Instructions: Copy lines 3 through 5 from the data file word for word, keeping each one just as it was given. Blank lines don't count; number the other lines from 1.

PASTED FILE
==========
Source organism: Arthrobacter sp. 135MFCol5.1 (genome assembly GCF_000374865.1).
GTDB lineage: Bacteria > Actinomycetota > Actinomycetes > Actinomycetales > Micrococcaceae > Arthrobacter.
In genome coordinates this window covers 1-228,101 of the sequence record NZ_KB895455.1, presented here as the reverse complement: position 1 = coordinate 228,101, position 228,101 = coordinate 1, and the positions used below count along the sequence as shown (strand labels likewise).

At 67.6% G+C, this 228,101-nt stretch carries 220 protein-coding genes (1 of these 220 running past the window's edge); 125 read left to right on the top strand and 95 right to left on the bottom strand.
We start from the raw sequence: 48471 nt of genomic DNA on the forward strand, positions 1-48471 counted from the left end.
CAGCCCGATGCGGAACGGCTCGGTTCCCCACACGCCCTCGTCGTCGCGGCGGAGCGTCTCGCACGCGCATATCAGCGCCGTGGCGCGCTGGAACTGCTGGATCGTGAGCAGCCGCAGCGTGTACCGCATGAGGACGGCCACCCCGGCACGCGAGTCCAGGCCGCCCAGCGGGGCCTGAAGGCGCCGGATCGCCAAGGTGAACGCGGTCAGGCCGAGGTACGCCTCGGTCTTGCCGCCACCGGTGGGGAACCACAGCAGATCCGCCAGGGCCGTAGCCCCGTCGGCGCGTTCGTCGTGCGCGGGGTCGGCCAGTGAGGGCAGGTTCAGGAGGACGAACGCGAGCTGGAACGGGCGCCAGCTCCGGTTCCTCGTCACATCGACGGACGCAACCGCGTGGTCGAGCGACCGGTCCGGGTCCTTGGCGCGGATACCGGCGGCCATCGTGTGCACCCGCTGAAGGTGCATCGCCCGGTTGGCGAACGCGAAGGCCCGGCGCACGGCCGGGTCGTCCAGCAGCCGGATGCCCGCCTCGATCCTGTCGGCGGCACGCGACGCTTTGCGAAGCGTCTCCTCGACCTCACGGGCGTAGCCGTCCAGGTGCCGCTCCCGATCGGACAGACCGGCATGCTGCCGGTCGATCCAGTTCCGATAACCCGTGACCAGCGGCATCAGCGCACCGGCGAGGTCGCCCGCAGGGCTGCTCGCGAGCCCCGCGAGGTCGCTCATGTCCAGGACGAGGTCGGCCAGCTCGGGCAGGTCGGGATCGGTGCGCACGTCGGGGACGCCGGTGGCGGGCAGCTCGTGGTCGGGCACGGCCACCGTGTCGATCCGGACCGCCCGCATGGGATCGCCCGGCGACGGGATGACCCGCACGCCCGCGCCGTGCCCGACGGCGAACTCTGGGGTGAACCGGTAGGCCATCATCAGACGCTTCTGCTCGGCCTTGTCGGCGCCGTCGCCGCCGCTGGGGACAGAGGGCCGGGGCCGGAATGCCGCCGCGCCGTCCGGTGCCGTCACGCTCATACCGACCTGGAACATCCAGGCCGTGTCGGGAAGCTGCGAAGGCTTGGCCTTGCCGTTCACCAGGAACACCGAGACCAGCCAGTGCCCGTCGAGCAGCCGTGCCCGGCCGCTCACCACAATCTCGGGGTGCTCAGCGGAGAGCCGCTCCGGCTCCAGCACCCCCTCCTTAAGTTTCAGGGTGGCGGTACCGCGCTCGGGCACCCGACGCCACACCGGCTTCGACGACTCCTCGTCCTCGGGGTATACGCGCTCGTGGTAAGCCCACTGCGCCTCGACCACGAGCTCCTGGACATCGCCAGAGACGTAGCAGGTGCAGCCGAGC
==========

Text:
In genome coordinates this window covers 1-228,101 of the sequence record NZ_KB895455.1, presented here as the reverse complement: position 1 = coordinate 228,101, position 228,101 = coordinate 1, and the positions used below count along the sequence as shown (strand labels likewise).

At 67.6% G+C, this 228,101-nt stretch carries 220 protein-coding genes (1 of these 220 running past the window's edge); 125 read left to right on the top strand and 95 right to left on the bottom strand.
We start from the raw sequence: 48471 nt of genomic DNA on the forward strand, positions 1-48471 counted from the left end.